On the surface The Imposter is one hell of a story, but it raises more questions than answers.
Bart Layton’s The Imposter relates a story that’s so bizarre it would be impossible to believe it was true. Of course, truth is stranger than fiction and The Imposter seems to reinforce that old saying. Using a hyper stylized look to complement the cinematic nature of the story, Layton creates a fast-paced and sometimes exciting look at one of the strangest cons ever committed. While the documentary’s stubborn approach to storytelling hinders it from exploring things further, The Imposter’s content is strong enough to carry things along.
The Imposter’s story starts in San Antonio, Texas where 13 year old Nicholas Barclay vanishes while walking home. Barclay is never found and everyone assumes the worst until, over three years later, a 16 year old boy is found by police huddling inside a phone booth in Spain. This boy claims to be Nicholas Barclay, and in no time Barclay’s sister has flown to Spain to take him back home. He tells the FBI that he was captured by men in the military and thrown into a sex trafficking ring where he was tortured until he finally escaped. Barclay comes back home to San Antonio where his family embraces him, with the story of his discovery getting national media coverage.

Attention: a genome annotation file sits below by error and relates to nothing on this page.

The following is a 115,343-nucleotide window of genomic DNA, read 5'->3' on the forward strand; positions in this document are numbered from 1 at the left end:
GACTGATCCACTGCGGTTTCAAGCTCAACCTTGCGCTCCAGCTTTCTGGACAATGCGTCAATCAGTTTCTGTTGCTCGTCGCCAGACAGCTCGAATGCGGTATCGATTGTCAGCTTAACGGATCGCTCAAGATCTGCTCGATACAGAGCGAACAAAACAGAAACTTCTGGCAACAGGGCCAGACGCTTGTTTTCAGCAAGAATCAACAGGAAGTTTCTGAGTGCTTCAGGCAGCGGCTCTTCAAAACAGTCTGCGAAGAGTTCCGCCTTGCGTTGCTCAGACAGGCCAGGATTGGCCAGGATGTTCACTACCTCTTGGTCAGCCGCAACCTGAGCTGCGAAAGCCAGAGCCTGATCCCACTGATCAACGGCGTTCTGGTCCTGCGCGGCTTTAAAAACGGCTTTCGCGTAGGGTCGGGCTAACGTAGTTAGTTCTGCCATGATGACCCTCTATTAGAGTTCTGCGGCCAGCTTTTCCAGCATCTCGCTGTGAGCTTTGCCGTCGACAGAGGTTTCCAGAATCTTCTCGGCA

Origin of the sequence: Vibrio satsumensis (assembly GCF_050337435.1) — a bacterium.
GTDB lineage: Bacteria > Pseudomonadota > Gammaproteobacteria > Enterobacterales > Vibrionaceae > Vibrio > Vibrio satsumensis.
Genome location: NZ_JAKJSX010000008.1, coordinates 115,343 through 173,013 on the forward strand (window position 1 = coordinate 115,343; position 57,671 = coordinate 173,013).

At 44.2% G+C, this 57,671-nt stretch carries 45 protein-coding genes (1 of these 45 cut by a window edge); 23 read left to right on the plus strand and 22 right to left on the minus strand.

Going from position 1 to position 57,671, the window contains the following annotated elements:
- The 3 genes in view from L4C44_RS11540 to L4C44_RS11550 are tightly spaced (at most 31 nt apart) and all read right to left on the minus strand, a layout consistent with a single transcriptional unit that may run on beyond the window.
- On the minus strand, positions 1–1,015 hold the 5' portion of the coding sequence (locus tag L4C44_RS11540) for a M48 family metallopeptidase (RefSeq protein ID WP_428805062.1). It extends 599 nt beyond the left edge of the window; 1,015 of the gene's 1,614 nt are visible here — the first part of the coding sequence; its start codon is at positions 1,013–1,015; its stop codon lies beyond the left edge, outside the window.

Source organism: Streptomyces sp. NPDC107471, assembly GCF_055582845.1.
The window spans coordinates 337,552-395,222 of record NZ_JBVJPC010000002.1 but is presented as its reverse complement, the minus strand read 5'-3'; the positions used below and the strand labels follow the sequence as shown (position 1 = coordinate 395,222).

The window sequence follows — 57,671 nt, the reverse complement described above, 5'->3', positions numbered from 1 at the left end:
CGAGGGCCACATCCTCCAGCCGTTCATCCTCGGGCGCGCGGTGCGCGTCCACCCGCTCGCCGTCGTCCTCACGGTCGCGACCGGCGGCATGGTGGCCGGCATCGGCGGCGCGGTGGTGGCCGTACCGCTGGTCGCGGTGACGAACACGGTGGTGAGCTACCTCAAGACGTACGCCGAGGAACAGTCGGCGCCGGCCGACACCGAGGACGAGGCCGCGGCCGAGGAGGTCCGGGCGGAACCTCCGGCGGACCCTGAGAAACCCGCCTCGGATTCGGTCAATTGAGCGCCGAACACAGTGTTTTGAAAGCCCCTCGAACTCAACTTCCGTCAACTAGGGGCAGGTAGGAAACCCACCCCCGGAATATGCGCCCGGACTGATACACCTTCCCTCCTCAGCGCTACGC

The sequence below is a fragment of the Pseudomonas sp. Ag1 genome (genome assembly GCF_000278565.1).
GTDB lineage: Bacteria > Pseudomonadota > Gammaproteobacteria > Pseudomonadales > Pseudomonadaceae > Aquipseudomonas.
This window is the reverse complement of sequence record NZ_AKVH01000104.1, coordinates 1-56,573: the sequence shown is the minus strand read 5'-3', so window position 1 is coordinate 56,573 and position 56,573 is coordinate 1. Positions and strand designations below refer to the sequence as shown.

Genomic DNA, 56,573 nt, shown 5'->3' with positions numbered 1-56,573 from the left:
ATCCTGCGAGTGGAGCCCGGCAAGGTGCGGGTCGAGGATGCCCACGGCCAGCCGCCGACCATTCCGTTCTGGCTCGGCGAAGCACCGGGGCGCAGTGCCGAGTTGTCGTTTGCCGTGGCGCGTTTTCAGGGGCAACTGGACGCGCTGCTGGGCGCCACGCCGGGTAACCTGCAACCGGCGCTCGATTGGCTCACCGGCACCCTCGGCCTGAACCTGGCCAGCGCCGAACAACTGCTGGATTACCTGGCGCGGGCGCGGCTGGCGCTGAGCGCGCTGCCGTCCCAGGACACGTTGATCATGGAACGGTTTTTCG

It may sound like a sad story with a happy ending, but The Imposter immediately reveals that the boy they found isn’t Nicholas Barclay. The imposter in the film’s title is actually Frédéric Bourdin, a 23 year old man who called around various police stations and missing persons hotlines in the states until he found an identity that sounded ripe for the taking. His actions are deplorable, but it would seem impossible for anyone to seriously believe what he’s saying. Barclay was blonde-haired with blue eyes, while Bourdin has brown eyes and dark hair. It would seem like his flimsy attempt at stealing someone’s identity would fall apart the moment Nicholas Barclay’s family would lay their eyes on him but, amazingly, they never raise any doubts.
The question of why Barclay’s family would see a 23 year old man with a distinct French accent and think it’s their 16 year old son is never really explored. Layton seems to be focused on nothing more than telling the story itself. Barclay’s relatives are interviewed but for the most part they do nothing more than give out enough information to keep things moving along. The film’s decision to reveal Bourdin’s scheme within the first five minutes loses some of the excitement that could have come along when an FBI agent and private investigator start explaining how the scam fell apart. Most of the excitement comes out of seeing how Bourdin was figured out (the private investigator’s explanation involving ears is fun to watch) but watching everyone play catch-up began to grow tiresome.
The Imposter starts to really crackle when some of the interview subjects offer a theory as to why the Barclays went along with letting a stranger pretend to be their son, but it’s short-lived when Layton starts cross-cutting to someone digging up a spot where they think Nicholas Barclay might be buried (you can easily guess if they found a body or not). On the surface The Imposter is one hell of a story, but it raises more questions than answers.